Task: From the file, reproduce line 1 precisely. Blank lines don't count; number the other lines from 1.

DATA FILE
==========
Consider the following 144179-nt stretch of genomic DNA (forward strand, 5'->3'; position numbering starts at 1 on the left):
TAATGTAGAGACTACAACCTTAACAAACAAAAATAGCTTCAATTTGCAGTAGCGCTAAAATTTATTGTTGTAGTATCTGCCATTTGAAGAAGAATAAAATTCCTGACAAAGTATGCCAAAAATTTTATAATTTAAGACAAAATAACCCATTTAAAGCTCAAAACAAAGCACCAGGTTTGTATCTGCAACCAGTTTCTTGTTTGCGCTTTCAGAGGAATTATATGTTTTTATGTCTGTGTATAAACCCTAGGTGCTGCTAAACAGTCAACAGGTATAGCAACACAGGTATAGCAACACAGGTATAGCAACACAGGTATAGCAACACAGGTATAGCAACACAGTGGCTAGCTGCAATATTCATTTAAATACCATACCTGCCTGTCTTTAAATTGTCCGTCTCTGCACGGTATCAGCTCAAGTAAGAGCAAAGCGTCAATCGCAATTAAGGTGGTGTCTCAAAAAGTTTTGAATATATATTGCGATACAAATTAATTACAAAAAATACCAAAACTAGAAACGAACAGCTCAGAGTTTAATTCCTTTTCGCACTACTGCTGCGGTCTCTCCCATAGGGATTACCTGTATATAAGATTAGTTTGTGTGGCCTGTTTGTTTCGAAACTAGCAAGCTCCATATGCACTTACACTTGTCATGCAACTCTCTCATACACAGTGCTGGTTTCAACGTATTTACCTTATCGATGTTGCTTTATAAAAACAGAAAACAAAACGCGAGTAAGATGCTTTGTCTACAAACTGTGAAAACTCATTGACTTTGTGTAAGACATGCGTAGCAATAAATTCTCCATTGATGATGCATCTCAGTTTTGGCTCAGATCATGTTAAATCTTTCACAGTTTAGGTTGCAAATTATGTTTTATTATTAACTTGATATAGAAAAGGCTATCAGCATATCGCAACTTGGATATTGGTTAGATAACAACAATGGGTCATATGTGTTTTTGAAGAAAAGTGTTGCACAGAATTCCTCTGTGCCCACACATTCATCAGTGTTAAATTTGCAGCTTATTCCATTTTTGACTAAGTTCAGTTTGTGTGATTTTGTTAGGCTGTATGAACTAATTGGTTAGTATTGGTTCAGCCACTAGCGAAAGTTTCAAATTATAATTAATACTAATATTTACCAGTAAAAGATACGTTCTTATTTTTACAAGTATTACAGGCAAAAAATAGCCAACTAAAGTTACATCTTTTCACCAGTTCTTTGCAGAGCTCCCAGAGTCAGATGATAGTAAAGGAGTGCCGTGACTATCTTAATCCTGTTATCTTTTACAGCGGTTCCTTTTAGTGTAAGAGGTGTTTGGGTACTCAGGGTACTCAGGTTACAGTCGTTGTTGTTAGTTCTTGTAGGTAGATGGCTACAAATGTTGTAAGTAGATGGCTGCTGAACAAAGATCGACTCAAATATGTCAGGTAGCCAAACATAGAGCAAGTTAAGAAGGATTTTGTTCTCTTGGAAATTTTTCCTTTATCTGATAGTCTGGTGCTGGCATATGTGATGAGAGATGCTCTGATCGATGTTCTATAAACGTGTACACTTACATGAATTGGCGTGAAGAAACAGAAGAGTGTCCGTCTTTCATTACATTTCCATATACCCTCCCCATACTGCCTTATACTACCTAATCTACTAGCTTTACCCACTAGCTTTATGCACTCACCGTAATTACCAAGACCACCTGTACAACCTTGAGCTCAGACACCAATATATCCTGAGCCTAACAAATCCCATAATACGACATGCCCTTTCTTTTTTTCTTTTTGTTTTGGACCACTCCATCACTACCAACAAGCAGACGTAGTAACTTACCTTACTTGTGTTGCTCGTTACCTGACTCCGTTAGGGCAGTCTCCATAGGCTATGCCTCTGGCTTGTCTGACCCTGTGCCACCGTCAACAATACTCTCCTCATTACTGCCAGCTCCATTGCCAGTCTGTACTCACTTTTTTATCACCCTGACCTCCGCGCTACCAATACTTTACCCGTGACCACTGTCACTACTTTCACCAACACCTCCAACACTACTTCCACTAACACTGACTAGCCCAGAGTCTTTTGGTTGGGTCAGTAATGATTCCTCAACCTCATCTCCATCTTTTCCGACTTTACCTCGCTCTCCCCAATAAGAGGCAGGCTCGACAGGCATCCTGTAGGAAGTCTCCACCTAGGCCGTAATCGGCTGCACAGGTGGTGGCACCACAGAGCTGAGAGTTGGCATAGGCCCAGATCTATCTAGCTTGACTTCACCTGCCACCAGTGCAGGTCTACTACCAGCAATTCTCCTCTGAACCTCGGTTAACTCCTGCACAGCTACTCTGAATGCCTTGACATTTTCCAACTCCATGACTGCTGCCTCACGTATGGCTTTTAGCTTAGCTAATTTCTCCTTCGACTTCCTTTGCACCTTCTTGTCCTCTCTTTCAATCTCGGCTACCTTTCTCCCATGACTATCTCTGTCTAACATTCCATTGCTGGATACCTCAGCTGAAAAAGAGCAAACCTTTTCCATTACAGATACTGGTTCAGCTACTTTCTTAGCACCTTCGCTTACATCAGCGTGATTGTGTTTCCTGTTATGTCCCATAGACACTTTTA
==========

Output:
Consider the following 144179-nt stretch of genomic DNA (forward strand, 5'->3'; position numbering starts at 1 on the left):